Former News Corp boss John Hartigan: Folau saga has hurt rugby rights talks

One of the key figures in Foxtel’s longstanding relationship with rugby union in Australia says the Israel Folau saga has damaged the struggling code’s ability to strike a lucrative rights deal with broadcasters.

Former News Limited Australia boss John Hartigan told the Sydney Morning Herald and The Age the long running Folau controversy has hurt rugby’s standing at a grassroots level “very much”, and there was “no question” it would make broadcasters cautious about backing the code.

Burden of defeat: The Wallabies reel after their heavy quarter-final loss to England.
Burden of defeat: The Wallabies reel after their heavy quarter-final loss to England.Credit:Getty Images

The Herald and Age revealed last month that Foxtel was threatening to sever a two decade relationship with rugby in Australia after it withdrew an offer to renew its rights to the Super Rugby competition and Wallabies tests.

Rugby Australia is expected to take the rights to an open tender in January with telco Optus expected to be serious contender.


“I have little doubt Optus is genuine [in their interest]. They have been looking for local content to support the EPL [English Premier League]” Mr Hartigan said. “That said Rugby wants to appeal to people beyond rusted on supporters so to have a free-to-air broadcaster is important.”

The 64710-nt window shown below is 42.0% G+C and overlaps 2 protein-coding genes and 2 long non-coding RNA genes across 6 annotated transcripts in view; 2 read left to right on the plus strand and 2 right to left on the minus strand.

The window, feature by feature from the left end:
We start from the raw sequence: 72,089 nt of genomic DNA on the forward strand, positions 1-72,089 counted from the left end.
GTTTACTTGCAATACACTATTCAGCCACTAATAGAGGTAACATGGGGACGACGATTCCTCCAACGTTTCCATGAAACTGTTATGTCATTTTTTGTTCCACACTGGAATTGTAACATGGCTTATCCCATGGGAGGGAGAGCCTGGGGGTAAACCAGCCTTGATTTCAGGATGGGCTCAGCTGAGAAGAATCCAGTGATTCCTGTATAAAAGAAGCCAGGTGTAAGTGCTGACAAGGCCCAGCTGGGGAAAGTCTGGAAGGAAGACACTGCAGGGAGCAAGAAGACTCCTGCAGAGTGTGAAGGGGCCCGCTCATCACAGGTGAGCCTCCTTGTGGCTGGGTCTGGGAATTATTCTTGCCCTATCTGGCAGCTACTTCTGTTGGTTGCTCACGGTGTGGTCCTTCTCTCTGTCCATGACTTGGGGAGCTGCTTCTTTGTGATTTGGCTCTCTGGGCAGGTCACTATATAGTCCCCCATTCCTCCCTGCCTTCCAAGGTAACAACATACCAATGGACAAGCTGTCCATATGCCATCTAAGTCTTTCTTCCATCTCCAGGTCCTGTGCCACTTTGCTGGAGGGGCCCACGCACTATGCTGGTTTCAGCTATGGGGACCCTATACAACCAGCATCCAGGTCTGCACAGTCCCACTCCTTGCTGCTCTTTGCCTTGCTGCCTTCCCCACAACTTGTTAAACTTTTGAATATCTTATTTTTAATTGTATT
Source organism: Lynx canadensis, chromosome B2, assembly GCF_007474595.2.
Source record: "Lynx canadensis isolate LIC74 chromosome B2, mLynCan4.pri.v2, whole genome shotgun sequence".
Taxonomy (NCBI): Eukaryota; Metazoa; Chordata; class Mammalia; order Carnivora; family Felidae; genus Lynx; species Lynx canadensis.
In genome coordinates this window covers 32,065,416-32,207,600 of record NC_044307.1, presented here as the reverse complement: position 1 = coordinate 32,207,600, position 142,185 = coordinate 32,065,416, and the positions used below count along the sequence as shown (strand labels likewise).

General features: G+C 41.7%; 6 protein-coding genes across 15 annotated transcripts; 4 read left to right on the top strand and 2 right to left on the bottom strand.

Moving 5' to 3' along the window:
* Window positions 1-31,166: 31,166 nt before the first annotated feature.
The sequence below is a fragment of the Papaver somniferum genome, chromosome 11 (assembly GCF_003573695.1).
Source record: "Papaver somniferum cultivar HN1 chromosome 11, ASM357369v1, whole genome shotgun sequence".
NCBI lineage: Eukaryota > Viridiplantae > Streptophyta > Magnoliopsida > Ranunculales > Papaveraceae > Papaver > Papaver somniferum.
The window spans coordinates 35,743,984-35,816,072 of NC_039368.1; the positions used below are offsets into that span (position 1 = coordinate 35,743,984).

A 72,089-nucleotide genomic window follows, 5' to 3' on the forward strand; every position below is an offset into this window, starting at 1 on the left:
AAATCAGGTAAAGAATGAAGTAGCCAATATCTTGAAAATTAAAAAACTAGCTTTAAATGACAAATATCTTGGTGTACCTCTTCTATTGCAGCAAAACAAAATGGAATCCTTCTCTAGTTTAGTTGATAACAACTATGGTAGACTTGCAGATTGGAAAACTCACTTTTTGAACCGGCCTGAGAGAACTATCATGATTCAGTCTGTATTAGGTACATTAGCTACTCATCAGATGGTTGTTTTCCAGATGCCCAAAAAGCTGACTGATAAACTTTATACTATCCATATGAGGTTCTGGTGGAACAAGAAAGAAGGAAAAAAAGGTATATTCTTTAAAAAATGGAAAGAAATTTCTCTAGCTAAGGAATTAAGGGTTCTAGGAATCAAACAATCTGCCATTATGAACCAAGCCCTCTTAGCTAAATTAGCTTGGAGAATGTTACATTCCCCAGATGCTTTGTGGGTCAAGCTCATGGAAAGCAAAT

The rights talks will be critical for Rugby Australia and its chief executive Raelene Castle. This week, NSW Waratahs chairman Roger Davis warned the Australian Super Rugby sides will go broke unless Rugby Australia delivers an uplift on its current broadcast deal with Foxtel, worth $57 million a year.

Mr Hartigan served as chief executive  and later chairman of News Limited (now known as News Corp Australia) between 2000 to 2011.

During the period, a heyday period for the Wallabies, rugby blossomed in Australia.  The sport was also considered a lucrative driver of subscribers for Foxtel in affluent parts of Sydney, and was easy to commercialise given support from “elite” advertisers, Mr Hartigan said.

“Whether the brand has been so damaged over the last 12 months that this is no longer the case I am not so sure,” he said.

Foxtel, which is 65 per cent owned by Rupert Murdoch’s News Corp, has been facing its own financial challenges. The pay TV company told debt investors earlier this year it would cut spending on “non-marquee” sporting content.

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